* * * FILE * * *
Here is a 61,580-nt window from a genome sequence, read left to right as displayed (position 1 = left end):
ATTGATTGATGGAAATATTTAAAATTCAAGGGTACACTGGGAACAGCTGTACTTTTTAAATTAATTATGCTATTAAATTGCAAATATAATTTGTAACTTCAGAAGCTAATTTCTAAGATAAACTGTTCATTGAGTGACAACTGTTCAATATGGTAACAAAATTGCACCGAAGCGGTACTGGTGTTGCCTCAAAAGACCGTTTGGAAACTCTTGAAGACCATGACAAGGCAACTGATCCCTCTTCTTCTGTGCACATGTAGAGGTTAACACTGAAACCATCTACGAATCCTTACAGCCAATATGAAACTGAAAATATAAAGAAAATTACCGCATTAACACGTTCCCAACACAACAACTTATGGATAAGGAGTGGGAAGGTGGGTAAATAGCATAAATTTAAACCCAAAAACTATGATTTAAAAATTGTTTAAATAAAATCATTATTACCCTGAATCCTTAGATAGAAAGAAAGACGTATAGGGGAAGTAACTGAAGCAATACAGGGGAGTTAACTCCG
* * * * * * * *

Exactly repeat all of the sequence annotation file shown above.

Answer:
Here is a 61,580-nt window from a genome sequence, read left to right as displayed (position 1 = left end):
ATTGATTGATGGAAATATTTAAAATTCAAGGGTACACTGGGAACAGCTGTACTTTTTAAATTAATTATGCTATTAAATTGCAAATATAATTTGTAACTTCAGAAGCTAATTTCTAAGATAAACTGTTCATTGAGTGACAACTGTTCAATATGGTAACAAAATTGCACCGAAGCGGTACTGGTGTTGCCTCAAAAGACCGTTTGGAAACTCTTGAAGACCATGACAAGGCAACTGATCCCTCTTCTTCTGTGCACATGTAGAGGTTAACACTGAAACCATCTACGAATCCTTACAGCCAATATGAAACTGAAAATATAAAGAAAATTACCGCATTAACACGTTCCCAACACAACAACTTATGGATAAGGAGTGGGAAGGTGGGTAAATAGCATAAATTTAAACCCAAAAACTATGATTTAAAAATTGTTTAAATAAAATCATTATTACCCTGAATCCTTAGATAGAAAGAAAGACGTATAGGGGAAGTAACTGAAGCAATACAGGGGAGTTAACTCCG